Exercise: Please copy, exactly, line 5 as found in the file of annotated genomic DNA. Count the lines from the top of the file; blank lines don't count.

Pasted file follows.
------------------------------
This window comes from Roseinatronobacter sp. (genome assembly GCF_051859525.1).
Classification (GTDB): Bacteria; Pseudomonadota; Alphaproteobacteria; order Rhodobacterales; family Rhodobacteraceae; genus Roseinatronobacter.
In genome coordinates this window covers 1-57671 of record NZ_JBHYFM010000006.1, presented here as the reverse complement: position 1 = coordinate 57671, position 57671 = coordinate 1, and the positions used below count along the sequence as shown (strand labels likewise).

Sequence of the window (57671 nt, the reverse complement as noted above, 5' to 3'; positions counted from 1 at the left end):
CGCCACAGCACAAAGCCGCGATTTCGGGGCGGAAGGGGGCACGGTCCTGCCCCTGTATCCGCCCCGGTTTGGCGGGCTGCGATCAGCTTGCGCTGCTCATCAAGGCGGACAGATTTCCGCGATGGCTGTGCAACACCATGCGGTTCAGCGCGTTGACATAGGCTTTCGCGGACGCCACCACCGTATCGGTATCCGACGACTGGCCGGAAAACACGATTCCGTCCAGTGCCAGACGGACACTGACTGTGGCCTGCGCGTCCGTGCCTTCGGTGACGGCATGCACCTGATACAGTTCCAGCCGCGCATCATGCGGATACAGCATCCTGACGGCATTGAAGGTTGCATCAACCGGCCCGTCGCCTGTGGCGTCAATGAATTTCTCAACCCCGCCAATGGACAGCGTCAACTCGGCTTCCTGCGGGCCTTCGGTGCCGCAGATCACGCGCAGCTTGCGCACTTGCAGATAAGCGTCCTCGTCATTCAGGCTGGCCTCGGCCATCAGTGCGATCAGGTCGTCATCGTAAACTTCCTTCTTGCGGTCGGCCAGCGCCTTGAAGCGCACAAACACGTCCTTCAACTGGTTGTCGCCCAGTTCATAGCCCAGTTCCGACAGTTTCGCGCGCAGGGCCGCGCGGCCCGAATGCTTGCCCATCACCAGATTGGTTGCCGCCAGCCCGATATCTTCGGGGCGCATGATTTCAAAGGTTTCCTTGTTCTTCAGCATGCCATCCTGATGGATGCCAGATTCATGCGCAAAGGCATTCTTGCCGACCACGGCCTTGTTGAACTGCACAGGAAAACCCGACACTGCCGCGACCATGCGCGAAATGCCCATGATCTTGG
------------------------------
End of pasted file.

CGCCACAGCACAAAGCCGCGATTTCGGGGCGGAAGGGGGCACGGTCCTGCCCCTGTATCCGCCCCGGTTTGGCGGGCTGCGATCAGCTTGCGCTGCTCATCAAGGCGGACAGATTTCCGCGATGGCTGTGCAACACCATGCGGTTCAGCGCGTTGACATAGGCTTTCGCGGACGCCACCACCGTATCGGTATCCGACGACTGGCCGGAAAACACGATTCCGTCCAGTGCCAGACGGACACTGACTGTGGCCTGCGCGTCCGTGCCTTCGGTGACGGCATGCACCTGATACAGTTCCAGCCGCGCATCATGCGGATACAGCATCCTGACGGCATTGAAGGTTGCATCAACCGGCCCGTCGCCTGTGGCGTCAATGAATTTCTCAACCCCGCCAATGGACAGCGTCAACTCGGCTTCCTGCGGGCCTTCGGTGCCGCAGATCACGCGCAGCTTGCGCACTTGCAGATAAGCGTCCTCGTCATTCAGGCTGGCCTCGGCCATCAGTGCGATCAGGTCGTCATCGTAAACTTCCTTCTTGCGGTCGGCCAGCGCCTTGAAGCGCACAAACACGTCCTTCAACTGGTTGTCGCCCAGTTCATAGCCCAGTTCCGACAGTTTCGCGCGCAGGGCCGCGCGGCCCGAATGCTTGCCCATCACCAGATTGGTTGCCGCCAGCCCGATATCTTCGGGGCGCATGATTTCAAAGGTTTCCTTGTTCTTCAGCATGCCATCCTGATGGATGCCAGATTCATGCGCAAAGGCATTCTTGCCGACCACGGCCTTGTTGAACTGCACAGGAAAACCCGACACTGCCGCGACCATGCGCGAAATGCCCATGATCTTGG